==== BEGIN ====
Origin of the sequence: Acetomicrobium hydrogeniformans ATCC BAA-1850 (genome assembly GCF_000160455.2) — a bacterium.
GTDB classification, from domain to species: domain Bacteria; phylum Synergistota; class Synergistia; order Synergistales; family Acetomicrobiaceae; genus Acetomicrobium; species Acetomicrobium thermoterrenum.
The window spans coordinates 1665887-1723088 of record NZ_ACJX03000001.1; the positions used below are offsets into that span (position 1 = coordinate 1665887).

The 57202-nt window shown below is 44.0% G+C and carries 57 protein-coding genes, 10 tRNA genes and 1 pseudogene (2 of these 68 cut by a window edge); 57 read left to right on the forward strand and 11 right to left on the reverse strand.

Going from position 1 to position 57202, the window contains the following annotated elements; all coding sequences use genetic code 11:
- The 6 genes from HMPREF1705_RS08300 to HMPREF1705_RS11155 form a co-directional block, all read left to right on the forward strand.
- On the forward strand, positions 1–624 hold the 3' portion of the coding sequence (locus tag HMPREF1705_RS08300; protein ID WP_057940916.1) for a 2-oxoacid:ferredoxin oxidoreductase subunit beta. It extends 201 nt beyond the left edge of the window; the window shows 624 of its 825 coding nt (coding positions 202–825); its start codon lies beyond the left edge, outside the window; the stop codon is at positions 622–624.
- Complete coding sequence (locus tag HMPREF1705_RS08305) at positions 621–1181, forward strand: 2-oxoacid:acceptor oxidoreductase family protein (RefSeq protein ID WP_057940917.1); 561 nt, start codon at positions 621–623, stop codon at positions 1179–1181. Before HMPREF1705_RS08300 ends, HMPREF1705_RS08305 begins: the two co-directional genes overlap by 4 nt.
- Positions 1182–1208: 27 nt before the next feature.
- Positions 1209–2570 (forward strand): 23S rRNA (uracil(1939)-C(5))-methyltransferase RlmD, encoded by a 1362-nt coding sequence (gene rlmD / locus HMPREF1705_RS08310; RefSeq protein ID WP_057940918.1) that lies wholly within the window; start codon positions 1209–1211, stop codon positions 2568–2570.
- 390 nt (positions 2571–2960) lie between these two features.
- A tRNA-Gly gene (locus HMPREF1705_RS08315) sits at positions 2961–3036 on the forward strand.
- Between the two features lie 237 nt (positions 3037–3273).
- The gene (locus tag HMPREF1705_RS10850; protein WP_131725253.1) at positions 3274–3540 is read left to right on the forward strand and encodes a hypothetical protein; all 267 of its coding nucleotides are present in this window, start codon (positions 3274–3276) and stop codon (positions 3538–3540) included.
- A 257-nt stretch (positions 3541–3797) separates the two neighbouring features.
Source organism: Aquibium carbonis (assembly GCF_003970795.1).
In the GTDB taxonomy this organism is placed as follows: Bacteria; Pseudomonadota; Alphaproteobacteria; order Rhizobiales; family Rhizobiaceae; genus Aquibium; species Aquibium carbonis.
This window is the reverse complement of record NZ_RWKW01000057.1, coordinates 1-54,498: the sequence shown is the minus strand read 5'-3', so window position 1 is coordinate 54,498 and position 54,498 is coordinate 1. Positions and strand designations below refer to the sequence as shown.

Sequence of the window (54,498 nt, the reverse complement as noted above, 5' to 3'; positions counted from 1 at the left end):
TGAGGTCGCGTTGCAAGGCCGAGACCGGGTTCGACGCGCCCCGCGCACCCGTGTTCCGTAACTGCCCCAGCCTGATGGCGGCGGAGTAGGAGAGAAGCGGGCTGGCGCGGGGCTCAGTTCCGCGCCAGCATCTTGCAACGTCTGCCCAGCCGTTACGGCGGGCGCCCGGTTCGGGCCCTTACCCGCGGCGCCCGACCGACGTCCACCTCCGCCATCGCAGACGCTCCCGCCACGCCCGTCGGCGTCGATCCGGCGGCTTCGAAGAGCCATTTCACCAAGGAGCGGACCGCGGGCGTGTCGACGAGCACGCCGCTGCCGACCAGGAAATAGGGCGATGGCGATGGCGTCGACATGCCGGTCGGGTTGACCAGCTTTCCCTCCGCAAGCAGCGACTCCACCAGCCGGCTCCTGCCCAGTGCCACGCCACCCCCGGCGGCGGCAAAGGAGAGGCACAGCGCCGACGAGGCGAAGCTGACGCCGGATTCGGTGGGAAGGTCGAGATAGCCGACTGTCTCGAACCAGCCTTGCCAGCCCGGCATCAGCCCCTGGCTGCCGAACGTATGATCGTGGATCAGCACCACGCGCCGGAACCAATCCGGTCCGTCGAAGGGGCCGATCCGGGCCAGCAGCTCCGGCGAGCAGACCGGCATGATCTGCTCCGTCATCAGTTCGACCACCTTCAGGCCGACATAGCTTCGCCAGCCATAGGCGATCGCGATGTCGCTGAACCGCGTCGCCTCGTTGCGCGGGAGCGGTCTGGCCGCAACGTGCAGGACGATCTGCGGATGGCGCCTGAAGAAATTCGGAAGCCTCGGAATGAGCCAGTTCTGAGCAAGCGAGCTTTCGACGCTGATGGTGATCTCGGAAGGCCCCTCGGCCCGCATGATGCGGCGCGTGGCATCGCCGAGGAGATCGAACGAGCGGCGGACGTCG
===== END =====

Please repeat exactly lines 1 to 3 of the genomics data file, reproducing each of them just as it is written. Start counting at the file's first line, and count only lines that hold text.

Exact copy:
Origin of the sequence: Acetomicrobium hydrogeniformans ATCC BAA-1850 (genome assembly GCF_000160455.2) — a bacterium.
GTDB classification, from domain to species: domain Bacteria; phylum Synergistota; class Synergistia; order Synergistales; family Acetomicrobiaceae; genus Acetomicrobium; species Acetomicrobium thermoterrenum.
The window spans coordinates 1665887-1723088 of record NZ_ACJX03000001.1; the positions used below are offsets into that span (position 1 = coordinate 1665887).